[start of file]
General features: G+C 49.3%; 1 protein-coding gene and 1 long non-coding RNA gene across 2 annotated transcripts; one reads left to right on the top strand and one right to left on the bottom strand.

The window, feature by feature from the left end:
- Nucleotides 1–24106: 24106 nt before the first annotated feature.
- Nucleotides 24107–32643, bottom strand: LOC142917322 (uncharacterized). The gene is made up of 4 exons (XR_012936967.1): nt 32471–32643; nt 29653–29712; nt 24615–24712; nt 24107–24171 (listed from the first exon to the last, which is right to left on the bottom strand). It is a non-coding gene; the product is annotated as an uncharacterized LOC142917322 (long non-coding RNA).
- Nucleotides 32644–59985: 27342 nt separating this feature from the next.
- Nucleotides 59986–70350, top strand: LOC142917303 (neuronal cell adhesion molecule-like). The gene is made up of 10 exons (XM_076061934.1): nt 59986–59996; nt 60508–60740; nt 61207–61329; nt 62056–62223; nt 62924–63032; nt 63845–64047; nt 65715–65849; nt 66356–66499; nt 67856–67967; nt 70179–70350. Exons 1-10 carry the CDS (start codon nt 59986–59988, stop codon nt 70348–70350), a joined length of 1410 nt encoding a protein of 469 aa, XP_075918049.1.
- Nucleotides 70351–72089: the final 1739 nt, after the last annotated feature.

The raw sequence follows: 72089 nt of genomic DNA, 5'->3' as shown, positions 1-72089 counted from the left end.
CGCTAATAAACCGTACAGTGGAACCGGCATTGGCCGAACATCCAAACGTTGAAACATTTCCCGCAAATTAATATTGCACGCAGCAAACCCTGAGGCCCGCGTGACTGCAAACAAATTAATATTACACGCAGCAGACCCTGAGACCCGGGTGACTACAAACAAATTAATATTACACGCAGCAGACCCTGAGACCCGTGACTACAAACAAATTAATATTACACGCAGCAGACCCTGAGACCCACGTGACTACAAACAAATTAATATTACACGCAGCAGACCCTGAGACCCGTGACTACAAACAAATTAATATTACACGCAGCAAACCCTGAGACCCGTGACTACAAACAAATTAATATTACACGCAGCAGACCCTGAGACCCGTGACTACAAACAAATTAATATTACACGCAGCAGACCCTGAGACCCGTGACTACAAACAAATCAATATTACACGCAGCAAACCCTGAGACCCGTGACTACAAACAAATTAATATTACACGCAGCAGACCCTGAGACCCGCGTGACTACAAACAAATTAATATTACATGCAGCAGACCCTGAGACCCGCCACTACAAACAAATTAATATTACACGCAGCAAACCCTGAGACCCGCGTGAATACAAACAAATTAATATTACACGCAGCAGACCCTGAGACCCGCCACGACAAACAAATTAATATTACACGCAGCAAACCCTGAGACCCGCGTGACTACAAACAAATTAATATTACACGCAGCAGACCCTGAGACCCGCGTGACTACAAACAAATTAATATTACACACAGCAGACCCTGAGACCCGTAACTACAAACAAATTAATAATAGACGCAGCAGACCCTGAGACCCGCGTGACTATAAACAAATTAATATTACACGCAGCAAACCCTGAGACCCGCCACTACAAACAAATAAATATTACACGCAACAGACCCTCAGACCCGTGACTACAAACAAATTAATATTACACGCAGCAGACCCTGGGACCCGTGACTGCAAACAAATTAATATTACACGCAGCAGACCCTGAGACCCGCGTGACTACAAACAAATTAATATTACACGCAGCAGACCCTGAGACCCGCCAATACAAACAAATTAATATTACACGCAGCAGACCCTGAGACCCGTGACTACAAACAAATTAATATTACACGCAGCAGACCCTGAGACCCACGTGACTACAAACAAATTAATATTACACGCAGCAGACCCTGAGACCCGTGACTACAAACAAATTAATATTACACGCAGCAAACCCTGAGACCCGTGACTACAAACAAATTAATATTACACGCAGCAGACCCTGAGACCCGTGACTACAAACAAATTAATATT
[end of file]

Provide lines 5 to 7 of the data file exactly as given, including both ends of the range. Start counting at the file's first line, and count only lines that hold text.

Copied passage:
- Nucleotides 32644–59985: 27342 nt separating this feature from the next.
- Nucleotides 59986–70350, top strand: LOC142917303 (neuronal cell adhesion molecule-like). The gene is made up of 10 exons (XM_076061934.1): nt 59986–59996; nt 60508–60740; nt 61207–61329; nt 62056–62223; nt 62924–63032; nt 63845–64047; nt 65715–65849; nt 66356–66499; nt 67856–67967; nt 70179–70350. Exons 1-10 carry the CDS (start codon nt 59986–59988, stop codon nt 70348–70350), a joined length of 1410 nt encoding a protein of 469 aa, XP_075918049.1.
- Nucleotides 70351–72089: the final 1739 nt, after the last annotated feature.